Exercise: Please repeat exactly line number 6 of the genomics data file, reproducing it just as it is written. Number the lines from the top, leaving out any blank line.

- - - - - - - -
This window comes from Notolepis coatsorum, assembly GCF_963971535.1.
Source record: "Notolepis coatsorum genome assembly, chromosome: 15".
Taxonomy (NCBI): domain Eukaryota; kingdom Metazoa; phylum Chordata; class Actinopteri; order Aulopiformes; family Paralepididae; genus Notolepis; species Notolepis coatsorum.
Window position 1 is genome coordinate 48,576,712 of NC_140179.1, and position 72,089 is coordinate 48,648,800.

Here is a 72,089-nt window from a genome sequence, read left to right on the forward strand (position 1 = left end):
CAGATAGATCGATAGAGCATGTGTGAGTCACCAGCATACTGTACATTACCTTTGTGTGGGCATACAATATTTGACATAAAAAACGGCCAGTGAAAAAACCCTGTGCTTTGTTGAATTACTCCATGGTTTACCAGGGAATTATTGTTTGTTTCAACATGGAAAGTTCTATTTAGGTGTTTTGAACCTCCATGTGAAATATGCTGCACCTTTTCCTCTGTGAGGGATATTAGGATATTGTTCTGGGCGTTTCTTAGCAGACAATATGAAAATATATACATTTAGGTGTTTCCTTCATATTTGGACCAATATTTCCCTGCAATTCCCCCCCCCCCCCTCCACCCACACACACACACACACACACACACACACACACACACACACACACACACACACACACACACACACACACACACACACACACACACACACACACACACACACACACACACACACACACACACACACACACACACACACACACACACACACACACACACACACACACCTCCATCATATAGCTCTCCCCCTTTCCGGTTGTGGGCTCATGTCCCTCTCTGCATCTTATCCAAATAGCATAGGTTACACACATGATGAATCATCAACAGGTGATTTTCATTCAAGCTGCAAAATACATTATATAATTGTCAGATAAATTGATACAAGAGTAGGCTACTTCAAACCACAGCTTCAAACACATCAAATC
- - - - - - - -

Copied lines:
CAGATAGATCGATAGAGCATGTGTGAGTCACCAGCATACTGTACATTACCTTTGTGTGGGCATACAATATTTGACATAAAAAACGGCCAGTGAAAAAACCCTGTGCTTTGTTGAATTACTCCATGGTTTACCAGGGAATTATTGTTTGTTTCAACATGGAAAGTTCTATTTAGGTGTTTTGAACCTCCATGTGAAATATGCTGCACCTTTTCCTCTGTGAGGGATATTAGGATATTGTTCTGGGCGTTTCTTAGCAGACAATATGAAAATATATACATTTAGGTGTTTCCTTCATATTTGGACCAATATTTCCCTGCAATTCCCCCCCCCCCCCTCCACCCACACACACACACACACACACACACACACACACACACACACACACACACACACACACACACACACACACACACACACACACACACACACACACACACACACACACACACACACACACACACACACACACACACACACACACACACACACACACACACACACACACCTCCATCATATAGCTCTCCCCCTTTCCGGTTGTGGGCTCATGTCCCTCTCTGCATCTTATCCAAATAGCATAGGTTACACACATGATGAATCATCAACAGGTGATTTTCATTCAAGCTGCAAAATACATTATATAATTGTCAGATAAATTGATACAAGAGTAGGCTACTTCAAACCACAGCTTCAAACACATCAAATC